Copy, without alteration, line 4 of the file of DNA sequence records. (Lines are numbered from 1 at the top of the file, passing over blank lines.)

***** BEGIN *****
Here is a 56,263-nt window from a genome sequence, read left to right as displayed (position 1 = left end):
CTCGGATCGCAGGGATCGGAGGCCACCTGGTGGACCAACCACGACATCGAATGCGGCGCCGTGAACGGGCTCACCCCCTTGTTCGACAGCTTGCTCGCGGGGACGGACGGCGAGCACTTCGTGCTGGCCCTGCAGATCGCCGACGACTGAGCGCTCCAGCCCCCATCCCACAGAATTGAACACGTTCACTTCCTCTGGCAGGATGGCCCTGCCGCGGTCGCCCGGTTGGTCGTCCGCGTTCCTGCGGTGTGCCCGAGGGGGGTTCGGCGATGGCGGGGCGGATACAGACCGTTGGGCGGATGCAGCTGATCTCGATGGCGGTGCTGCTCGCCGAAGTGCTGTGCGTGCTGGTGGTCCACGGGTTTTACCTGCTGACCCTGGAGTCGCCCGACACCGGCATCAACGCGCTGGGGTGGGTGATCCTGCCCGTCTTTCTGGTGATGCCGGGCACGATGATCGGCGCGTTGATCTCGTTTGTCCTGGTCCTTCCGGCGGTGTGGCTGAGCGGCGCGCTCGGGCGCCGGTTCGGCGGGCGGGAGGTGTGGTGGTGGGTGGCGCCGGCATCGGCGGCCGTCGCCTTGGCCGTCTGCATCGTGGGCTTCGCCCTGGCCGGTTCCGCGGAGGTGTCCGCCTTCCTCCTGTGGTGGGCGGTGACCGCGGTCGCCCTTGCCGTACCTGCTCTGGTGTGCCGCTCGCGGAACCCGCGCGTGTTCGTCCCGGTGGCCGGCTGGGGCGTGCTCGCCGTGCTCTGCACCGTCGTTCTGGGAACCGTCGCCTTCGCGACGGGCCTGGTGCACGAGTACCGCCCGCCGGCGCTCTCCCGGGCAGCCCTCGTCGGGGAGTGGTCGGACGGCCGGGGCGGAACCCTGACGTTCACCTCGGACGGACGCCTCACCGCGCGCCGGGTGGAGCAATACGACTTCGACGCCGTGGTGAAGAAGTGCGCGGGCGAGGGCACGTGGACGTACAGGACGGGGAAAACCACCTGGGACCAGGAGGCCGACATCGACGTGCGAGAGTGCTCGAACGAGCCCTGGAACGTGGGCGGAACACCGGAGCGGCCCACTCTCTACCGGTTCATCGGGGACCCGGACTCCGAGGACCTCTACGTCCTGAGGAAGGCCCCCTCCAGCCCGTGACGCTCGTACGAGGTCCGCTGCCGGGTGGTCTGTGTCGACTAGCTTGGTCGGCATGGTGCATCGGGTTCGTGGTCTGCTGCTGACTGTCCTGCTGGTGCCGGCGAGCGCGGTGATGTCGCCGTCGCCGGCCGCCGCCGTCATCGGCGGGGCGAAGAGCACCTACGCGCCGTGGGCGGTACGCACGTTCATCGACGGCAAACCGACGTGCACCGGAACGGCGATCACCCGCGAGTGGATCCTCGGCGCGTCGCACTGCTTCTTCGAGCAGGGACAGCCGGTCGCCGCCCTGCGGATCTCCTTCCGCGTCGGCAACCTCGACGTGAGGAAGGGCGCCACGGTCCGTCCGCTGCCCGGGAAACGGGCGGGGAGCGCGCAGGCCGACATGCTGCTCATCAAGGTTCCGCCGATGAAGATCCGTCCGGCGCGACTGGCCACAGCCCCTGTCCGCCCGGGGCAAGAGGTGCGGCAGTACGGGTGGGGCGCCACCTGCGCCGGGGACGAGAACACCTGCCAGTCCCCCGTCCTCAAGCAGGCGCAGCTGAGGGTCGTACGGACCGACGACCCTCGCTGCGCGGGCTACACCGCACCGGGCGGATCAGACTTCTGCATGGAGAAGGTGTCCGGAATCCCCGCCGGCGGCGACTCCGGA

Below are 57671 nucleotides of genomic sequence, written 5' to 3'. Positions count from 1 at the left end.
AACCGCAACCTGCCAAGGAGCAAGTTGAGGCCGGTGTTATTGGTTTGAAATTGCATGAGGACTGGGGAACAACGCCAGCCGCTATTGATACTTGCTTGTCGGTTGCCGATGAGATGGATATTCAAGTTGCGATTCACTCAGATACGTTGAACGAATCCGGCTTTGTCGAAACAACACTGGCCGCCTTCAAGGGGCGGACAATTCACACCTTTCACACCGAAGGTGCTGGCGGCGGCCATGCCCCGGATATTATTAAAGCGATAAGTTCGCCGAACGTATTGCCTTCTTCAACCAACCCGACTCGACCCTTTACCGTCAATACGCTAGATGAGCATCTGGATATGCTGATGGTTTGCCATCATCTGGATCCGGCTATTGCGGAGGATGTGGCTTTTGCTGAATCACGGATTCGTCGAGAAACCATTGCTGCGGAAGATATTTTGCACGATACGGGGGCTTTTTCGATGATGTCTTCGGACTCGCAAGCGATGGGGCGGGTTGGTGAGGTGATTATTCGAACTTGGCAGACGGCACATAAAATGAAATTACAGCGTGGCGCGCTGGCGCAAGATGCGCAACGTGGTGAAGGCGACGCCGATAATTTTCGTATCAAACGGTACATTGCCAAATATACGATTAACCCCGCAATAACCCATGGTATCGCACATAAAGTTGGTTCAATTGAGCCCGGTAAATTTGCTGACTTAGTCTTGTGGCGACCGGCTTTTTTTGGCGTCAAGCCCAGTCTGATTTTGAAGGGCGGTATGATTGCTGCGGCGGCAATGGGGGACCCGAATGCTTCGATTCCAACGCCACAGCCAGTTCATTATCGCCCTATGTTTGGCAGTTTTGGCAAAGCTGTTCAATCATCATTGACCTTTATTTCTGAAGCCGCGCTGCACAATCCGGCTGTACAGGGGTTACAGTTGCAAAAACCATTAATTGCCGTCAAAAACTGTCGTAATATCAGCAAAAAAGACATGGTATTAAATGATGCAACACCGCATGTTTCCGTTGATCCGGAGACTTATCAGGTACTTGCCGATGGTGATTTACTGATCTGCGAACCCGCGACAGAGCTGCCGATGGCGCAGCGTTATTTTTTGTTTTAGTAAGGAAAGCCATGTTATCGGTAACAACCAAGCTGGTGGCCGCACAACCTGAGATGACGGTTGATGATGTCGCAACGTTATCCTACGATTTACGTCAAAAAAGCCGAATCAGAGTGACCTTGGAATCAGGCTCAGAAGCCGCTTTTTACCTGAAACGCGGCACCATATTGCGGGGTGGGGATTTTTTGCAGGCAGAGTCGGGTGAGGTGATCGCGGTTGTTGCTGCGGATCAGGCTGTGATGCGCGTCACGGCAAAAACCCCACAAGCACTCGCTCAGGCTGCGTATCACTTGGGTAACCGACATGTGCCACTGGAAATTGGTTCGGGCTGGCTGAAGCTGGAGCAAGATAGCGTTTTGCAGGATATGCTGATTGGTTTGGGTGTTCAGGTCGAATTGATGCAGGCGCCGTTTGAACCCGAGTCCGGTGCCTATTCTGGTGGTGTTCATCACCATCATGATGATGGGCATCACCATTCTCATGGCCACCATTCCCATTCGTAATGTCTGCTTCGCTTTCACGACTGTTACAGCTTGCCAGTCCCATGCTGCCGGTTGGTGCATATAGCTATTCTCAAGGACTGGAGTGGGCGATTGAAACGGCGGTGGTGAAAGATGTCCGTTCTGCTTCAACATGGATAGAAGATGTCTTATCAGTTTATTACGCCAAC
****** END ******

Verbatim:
AACCGCAACCTGCCAAGGAGCAAGTTGAGGCCGGTGTTATTGGTTTGAAATTGCATGAGGACTGGGGAACAACGCCAGCCGCTATTGATACTTGCTTGTCGGTTGCCGATGAGATGGATATTCAAGTTGCGATTCACTCAGATACGTTGAACGAATCCGGCTTTGTCGAAACAACACTGGCCGCCTTCAAGGGGCGGACAATTCACACCTTTCACACCGAAGGTGCTGGCGGCGGCCATGCCCCGGATATTATTAAAGCGATAAGTTCGCCGAACGTATTGCCTTCTTCAACCAACCCGACTCGACCCTTTACCGTCAATACGCTAGATGAGCATCTGGATATGCTGATGGTTTGCCATCATCTGGATCCGGCTATTGCGGAGGATGTGGCTTTTGCTGAATCACGGATTCGTCGAGAAACCATTGCTGCGGAAGATATTTTGCACGATACGGGGGCTTTTTCGATGATGTCTTCGGACTCGCAAGCGATGGGGCGGGTTGGTGAGGTGATTATTCGAACTTGGCAGACGGCACATAAAATGAAATTACAGCGTGGCGCGCTGGCGCAAGATGCGCAACGTGGTGAAGGCGACGCCGATAATTTTCGTATCAAACGGTACATTGCCAAATATACGATTAACCCCGCAATAACCCATGGTATCGCACATAAAGTTGGTTCAATTGAGCCCGGTAAATTTGCTGACTTAGTCTTGTGGCGACCGGCTTTTTTTGGCGTCAAGCCCAGTCTGATTTTGAAGGGCGGTATGATTGCTGCGGCGGCAATGGGGGACCCGAATGCTTCGATTCCAACGCCACAGCCAGTTCATTATCGCCCTATGTTTGGCAGTTTTGGCAAAGCTGTTCAATCATCATTGACCTTTATTTCTGAAGCCGCGCTGCACAATCCGGCTGTACAGGGGTTACAGTTGCAAAAACCATTAATTGCCGTCAAAAACTGTCGTAATATCAGCAAAAAAGACATGGTATTAAATGATGCAACACCGCATGTTTCCGTTGATCCGGAGACTTATCAGGTACTTGCCGATGGTGATTTACTGATCTGCGAACCCGCGACAGAGCTGCCGATGGCGCAGCGTTATTTTTTGTTTTAGTAAGGAAAGCCATGTTATCGGTAACAACCAAGCTGGTGGCCGCACAACCTGAGATGACGGTTGATGATGTCGCAACGTTATCCTACGATTTACGTCAAAAAAGCCGAATCAGAGTGACCTTGGAATCAGGCTCAGAAGCCGCTTTTTACCTGAAACGCGGCACCATATTGCGGGGTGGGGATTTTTTGCAGGCAGAGTCGGGTGAGGTGATCGCGGTTGTTGCTGCGGATCAGGCTGTGATGCGCGTCACGGCAAAAACCCCACAAGCACTCGCTCAGGCTGCGTATCACTTGGGTAACCGACATGTGCCACTGGAAATTGGTTCGGGCTGGCTGAAGCTGGAGCAAGATAGCGTTTTGCAGGATATGCTGATTGGTTTGGGTGTTCAGGTCGAATTGATGCAGGCGCCGTTTGAACCCGAGTCCGGTGCCTATTCTGGTGGTGTTCATCACCATCATGATGATGGGCATCACCATTCTCATGGCCACCATTCCCATTCGTAATGTCTGCTTCGCTTTCACGACTGTTACAGCTTGCCAGTCCCATGCTGCCGGTTGGTGCATATAGCTATTCTCAAGGACTGGAGTGGGCGATTGAAACGGCGGTGGTGAAAGATGTCCGTTCTGCTTCAACATGGATAGAAGATGTCTTATCAGTTTATTACGCCAAC